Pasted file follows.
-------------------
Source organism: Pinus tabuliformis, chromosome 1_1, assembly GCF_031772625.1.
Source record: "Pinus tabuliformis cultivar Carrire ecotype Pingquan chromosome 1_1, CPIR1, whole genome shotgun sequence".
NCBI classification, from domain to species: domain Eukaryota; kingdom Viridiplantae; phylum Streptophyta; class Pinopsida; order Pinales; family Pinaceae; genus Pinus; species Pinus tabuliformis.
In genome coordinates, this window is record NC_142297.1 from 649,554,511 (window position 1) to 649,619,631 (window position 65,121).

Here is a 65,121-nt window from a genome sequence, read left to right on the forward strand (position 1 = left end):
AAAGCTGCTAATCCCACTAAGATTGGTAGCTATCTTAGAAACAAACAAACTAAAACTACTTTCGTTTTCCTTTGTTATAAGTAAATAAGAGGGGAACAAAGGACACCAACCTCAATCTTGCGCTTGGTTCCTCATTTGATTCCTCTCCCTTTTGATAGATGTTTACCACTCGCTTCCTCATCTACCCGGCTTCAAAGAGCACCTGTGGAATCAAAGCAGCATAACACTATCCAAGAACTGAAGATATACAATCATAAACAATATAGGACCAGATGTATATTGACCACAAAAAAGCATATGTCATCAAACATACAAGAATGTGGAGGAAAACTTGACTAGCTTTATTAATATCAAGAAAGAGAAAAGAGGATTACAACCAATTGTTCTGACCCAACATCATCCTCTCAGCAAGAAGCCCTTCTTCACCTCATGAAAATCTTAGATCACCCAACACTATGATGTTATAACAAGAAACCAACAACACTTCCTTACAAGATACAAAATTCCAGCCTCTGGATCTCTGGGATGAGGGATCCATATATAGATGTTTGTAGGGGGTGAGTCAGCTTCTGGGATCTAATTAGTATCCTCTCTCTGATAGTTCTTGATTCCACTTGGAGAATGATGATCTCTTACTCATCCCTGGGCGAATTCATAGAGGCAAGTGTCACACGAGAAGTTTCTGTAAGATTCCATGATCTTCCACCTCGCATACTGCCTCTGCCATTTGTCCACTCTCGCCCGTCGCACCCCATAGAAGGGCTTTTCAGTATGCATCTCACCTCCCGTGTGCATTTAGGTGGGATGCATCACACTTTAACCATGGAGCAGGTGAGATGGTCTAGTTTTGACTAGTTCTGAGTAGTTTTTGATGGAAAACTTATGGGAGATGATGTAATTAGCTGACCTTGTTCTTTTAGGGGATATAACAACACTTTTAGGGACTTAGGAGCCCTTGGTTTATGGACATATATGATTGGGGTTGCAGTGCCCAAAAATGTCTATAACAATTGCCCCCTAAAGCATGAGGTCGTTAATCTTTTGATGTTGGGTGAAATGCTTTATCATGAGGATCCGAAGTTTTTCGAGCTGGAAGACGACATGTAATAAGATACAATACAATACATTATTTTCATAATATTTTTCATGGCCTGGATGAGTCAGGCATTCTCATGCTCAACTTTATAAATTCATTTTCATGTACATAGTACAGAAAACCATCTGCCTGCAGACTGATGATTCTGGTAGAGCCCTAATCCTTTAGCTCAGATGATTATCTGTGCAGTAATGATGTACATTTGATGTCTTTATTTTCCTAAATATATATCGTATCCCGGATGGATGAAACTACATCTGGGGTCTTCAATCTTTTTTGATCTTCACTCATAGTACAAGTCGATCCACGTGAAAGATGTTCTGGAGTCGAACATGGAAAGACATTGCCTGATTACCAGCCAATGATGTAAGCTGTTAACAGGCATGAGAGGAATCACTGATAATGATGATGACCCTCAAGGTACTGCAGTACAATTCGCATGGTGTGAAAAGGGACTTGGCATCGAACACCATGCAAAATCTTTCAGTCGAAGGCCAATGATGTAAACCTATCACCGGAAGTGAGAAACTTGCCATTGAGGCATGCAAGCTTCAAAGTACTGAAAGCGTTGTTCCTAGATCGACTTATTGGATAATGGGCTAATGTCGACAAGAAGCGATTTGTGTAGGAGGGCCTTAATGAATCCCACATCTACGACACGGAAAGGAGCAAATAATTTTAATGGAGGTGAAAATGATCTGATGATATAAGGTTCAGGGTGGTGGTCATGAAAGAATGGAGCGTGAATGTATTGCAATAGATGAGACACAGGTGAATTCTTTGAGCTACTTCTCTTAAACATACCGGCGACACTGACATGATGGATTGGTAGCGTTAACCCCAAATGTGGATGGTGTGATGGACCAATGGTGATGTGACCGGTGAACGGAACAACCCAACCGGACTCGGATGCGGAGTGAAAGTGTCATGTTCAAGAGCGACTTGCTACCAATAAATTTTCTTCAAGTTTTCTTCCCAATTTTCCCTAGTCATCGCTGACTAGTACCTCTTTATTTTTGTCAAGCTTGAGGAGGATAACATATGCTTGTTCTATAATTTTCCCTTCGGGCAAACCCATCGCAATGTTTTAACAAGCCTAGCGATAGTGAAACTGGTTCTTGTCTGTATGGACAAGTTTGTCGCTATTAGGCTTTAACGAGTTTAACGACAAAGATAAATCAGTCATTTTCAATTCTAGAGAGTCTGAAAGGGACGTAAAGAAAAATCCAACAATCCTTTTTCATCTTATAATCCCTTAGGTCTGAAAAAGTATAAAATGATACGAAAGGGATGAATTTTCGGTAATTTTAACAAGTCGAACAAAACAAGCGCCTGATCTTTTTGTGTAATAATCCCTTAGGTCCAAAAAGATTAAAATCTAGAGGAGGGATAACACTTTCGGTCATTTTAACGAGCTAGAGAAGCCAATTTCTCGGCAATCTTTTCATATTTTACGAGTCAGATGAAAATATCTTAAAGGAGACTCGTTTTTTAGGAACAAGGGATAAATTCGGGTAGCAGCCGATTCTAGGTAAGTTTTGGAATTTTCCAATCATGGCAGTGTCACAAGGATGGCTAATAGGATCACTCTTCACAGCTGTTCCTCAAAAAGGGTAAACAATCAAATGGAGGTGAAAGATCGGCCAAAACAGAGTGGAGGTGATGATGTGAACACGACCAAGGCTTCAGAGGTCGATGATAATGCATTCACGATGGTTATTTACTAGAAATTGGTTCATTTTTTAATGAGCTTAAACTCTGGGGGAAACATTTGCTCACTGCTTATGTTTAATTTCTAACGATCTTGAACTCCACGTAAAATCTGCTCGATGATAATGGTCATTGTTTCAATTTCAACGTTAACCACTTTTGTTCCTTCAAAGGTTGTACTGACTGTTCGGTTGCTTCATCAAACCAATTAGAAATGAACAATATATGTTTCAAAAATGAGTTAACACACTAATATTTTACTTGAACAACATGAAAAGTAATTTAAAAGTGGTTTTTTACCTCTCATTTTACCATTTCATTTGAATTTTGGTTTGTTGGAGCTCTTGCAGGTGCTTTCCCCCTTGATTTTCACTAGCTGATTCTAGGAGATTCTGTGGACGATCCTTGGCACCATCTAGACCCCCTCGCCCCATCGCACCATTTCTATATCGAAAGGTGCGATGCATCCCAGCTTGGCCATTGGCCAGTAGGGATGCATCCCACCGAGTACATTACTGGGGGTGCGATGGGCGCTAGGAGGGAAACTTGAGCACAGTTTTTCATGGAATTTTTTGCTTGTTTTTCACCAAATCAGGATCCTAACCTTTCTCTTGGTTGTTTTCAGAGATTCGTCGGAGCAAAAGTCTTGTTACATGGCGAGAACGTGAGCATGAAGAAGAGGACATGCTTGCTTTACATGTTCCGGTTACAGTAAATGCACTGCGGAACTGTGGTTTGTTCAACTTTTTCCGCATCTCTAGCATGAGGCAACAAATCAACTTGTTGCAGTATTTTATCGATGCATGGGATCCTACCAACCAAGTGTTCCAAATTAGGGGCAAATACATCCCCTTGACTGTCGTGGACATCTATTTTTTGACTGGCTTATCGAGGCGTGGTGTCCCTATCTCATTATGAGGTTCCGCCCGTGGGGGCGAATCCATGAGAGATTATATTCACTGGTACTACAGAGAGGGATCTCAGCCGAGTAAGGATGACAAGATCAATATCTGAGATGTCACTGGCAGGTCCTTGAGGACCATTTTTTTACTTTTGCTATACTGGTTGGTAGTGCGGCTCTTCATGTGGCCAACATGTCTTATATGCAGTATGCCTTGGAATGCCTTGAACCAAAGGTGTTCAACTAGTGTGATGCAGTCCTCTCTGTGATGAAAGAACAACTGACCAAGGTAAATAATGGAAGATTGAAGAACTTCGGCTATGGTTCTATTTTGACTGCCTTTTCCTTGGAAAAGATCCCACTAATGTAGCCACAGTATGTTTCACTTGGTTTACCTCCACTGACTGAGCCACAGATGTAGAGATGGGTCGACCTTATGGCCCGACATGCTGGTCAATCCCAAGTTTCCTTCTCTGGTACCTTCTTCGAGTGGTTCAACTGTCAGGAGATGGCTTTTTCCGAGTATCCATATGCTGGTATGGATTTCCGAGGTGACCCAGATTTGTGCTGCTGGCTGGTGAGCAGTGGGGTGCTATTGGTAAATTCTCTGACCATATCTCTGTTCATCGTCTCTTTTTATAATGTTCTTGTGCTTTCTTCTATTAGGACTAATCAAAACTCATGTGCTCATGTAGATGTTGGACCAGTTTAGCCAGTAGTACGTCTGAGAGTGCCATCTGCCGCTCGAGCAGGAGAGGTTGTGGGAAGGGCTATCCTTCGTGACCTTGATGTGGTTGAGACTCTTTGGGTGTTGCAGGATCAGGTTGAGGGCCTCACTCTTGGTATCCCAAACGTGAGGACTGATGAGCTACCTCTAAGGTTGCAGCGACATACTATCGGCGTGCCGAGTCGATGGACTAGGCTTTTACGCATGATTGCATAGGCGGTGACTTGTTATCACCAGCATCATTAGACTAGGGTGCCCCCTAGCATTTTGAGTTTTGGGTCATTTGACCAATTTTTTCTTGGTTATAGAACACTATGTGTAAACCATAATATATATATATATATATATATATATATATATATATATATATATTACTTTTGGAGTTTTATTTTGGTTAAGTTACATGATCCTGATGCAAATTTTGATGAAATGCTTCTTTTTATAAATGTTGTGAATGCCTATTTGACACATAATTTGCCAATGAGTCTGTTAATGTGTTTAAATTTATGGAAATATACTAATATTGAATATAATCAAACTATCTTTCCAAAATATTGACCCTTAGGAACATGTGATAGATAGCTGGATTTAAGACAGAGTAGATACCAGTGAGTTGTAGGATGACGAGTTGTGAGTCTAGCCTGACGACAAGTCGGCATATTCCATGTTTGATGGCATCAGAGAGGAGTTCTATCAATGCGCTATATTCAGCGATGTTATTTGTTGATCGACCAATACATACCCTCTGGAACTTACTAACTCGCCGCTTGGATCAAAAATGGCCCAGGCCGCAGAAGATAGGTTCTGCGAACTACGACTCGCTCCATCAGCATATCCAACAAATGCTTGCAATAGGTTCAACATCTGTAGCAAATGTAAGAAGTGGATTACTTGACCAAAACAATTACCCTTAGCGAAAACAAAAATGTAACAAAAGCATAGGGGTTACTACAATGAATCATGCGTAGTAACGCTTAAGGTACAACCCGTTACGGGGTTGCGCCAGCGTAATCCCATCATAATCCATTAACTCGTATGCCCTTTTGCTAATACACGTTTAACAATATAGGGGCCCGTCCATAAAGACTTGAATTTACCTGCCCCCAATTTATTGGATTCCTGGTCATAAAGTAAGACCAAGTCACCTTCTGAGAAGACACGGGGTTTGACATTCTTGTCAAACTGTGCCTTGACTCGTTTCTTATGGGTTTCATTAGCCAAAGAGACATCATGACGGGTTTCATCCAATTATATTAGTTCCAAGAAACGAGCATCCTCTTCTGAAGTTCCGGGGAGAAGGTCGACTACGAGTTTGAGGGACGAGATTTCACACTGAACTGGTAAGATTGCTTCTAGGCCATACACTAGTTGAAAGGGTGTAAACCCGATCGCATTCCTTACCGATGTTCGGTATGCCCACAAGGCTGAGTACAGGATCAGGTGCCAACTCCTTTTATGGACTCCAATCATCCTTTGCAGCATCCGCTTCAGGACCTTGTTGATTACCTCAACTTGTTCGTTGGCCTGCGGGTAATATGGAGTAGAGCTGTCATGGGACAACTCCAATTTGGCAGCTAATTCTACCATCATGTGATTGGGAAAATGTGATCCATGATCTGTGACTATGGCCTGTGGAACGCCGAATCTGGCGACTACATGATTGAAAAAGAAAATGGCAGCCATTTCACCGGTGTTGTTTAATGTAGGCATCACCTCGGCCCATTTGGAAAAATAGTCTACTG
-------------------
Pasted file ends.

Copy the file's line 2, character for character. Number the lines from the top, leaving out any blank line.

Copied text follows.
Source record: "Pinus tabuliformis cultivar Carrire ecotype Pingquan chromosome 1_1, CPIR1, whole genome shotgun sequence".